In this disaster in South America, the ANC can do no better than dust off the National Party’s discredited foreign policy mantra: “No external interference in the internal affairs of other countries.”
The governing party’s brazen hypocrisy is in fact much worse than the double standard it raises in the world today. It is, with the arrival in Caracas this past weekend of a top-heavy ANC delegation, led by secretary-general Ace Magashula, taking an active stand of solidarity. But the side it has chosen is the oppressor regime there and not with the long-suffering people of what was once the richest country in Latin America. Today, courtesy of the ANC’s host, President Nicolas Maduro, it is the poorest in the region. Its population is, literally, starving.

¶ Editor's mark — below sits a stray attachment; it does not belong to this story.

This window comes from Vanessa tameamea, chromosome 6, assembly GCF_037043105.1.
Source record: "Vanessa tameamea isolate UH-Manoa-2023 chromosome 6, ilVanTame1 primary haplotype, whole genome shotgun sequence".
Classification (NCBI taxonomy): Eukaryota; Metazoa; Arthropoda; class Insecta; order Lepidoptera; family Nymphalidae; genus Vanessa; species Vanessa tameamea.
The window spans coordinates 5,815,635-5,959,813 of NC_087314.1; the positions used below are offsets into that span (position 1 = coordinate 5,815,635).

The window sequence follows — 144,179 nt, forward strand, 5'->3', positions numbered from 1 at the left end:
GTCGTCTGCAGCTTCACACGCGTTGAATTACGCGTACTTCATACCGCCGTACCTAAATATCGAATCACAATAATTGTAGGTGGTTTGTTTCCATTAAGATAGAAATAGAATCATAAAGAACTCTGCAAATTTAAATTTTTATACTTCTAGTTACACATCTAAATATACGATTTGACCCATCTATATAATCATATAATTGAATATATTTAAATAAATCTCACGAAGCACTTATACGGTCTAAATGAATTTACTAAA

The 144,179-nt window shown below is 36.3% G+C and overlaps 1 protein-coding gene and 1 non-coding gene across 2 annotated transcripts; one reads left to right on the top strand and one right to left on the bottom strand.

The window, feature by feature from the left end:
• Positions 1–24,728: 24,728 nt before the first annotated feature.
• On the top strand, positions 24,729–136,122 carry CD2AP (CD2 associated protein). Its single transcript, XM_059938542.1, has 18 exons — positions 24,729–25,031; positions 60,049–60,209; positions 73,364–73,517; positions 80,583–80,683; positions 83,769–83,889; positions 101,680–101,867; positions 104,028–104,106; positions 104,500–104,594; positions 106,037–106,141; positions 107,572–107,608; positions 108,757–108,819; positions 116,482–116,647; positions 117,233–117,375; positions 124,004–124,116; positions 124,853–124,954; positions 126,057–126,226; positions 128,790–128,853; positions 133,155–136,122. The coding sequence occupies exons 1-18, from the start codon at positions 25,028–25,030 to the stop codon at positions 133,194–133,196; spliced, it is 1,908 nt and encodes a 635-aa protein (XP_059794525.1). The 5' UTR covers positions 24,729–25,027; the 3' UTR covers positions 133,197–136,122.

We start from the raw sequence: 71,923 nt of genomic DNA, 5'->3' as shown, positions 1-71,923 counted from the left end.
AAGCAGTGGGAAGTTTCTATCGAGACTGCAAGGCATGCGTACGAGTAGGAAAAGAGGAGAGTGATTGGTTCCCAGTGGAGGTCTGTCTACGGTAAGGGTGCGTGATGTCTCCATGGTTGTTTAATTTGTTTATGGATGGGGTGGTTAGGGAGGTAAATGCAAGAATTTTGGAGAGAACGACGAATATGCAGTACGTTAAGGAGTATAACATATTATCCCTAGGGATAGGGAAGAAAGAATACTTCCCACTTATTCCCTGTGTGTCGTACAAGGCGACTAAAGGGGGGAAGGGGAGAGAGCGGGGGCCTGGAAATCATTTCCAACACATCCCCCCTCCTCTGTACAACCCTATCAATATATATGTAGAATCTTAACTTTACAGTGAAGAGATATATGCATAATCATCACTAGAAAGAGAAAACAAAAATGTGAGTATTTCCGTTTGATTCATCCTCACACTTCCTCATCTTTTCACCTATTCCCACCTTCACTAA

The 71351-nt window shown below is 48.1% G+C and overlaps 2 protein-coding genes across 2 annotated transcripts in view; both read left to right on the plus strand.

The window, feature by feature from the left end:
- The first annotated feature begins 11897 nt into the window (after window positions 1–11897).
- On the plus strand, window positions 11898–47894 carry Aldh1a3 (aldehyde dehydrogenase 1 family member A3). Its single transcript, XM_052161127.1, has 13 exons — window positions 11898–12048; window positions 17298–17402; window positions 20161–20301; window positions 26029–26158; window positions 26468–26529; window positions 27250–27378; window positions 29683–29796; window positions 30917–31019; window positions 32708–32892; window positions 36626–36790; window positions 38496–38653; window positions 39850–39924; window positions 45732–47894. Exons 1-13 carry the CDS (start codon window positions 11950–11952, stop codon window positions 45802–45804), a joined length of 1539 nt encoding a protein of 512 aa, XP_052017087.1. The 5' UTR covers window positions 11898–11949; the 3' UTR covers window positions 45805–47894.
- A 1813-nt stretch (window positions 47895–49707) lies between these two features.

But Maduro is about as legitimate a leader of all Venezuelans as any apartheid president could claim to be of all South Africans. He rigged the polls, banned the opposition and seized control of the electoral and judicial institutions. And days before the arrival in Venezuela of the ANC bigwigs, his troops killed three people and injured more than 300 who were attempting to deliver into their country a convoy of desperately needed food and supplies for its starved and suffering population.
Oh, and SA just happens to be a proud member of Brics, the constellation of leading developing nations. The only fellow member of Brics with real skin in the deadly game of thrones going on in Caracas is mighty Brazil. Its call after the deadly ambush of the aid convoy could not have been clearer, or the exact opposite of the ANC alignment.